In this week’s Chronicle of Higher Education, “Ms. Mentor” Emily Toth (the Emily Post of academe) opines on meetings:
Meetings can chew up your life, eviscerate the blocks of time you need for writing and thinking, and mentor you into oblivion.
They can be good if they’re focused, and the best ones can build community….
But good meetings are rare.
Toth nails a lot of the standard-brand personality mixes that can make academic meetings so exasperating. But she misses an opportunity to tie the proliferation of meetings to more fundamental shifts in academic culture.
It is a well-documented trend that American colleges and universities increasingly are dominated by an “administrative class” that has been growing by leaps and bounds, even at schools that have cut, or sharply slowed the growth of, their full-time faculties.
The addition of administrators is not, per se, a bad thing, especially when specific programs and initiatives require staffing and direction. However, the accompanying power shifts have gone too far in many institutions, leading to a diminution of faculty voice, along with soaring budgets that often are paid for by students via higher tuition.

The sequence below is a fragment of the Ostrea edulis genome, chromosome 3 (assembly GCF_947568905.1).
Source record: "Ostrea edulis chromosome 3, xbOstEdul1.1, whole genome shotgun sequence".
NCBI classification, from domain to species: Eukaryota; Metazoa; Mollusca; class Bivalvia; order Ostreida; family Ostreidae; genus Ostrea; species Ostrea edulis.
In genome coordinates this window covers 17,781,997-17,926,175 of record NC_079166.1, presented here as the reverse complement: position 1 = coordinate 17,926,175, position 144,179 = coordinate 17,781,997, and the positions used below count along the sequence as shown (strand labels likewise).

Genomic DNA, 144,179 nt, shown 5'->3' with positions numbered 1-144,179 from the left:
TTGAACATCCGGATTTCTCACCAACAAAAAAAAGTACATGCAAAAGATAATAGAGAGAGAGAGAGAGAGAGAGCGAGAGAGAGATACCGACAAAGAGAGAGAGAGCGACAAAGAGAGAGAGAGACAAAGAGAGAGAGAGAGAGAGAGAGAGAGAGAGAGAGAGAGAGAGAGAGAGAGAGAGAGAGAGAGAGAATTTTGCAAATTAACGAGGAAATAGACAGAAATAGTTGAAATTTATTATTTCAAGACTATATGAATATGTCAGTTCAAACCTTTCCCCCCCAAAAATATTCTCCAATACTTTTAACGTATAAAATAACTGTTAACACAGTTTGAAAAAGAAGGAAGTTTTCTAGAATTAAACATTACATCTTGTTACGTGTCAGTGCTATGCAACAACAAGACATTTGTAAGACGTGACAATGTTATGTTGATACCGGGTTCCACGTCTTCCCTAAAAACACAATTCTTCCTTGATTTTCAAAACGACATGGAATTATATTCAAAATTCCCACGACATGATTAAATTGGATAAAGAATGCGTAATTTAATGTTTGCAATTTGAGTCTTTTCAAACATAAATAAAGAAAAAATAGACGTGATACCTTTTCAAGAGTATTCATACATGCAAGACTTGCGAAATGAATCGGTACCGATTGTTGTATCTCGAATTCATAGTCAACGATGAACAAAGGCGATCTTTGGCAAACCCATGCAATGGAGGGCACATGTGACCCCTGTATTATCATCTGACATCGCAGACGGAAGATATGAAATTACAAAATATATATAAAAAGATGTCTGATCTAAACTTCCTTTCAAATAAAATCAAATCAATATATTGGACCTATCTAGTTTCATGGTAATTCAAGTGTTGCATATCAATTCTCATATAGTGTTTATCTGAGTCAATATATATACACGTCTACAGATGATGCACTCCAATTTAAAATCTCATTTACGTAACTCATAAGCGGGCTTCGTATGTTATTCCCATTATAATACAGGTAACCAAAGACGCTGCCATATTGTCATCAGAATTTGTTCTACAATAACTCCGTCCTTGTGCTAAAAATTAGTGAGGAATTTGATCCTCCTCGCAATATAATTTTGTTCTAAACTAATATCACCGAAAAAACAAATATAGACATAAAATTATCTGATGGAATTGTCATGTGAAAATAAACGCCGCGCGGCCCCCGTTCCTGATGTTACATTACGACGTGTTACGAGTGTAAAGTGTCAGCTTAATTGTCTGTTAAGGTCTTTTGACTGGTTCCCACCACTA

The administrative mindset
In a mundane yet significant sense, the addition of administrators usually means more meetings. After all, calling meetings and creating committees help to justify one’s position and provide ways to keep busy. Such efforts frequently generate endless exchanges of e-mails & memos and painful exercises in group “wordsmithing.”
All too often, these activities culminate in tepid reports or wholly predictable recommendations that are less than the sum of their parts. At times, the consequences are worse, with “groupthink” producing ideas that are downright batty or ill-informed.
Impact on faculty
Perhaps there’s a case for all these meetings to be a chief activity for administrators, but they shouldn’t be for faculty. Nevertheless, if anecdotal evidence is accurate, this is a growing occurrence on many college campuses.
When faculty are drawn into these spider webs of chatter, they often experience a huge drain on time and emotional energy, both of which are premium ingredients for successful teaching, scholarship, and (real) service. It means that the most important aspects of faculty work sometimes are lost amidst a sea of meetings and committee assignments, usually at the behest of senior administrators.
Think about it
For full-time faculty who might be reading this, here’s the question: Are there weeks during a typical semester when you spend more time in meetings with other faculty and administrators than in classes and meetings with students? If so, then there’s a good possibility that the administrative mindset has taken over your institution.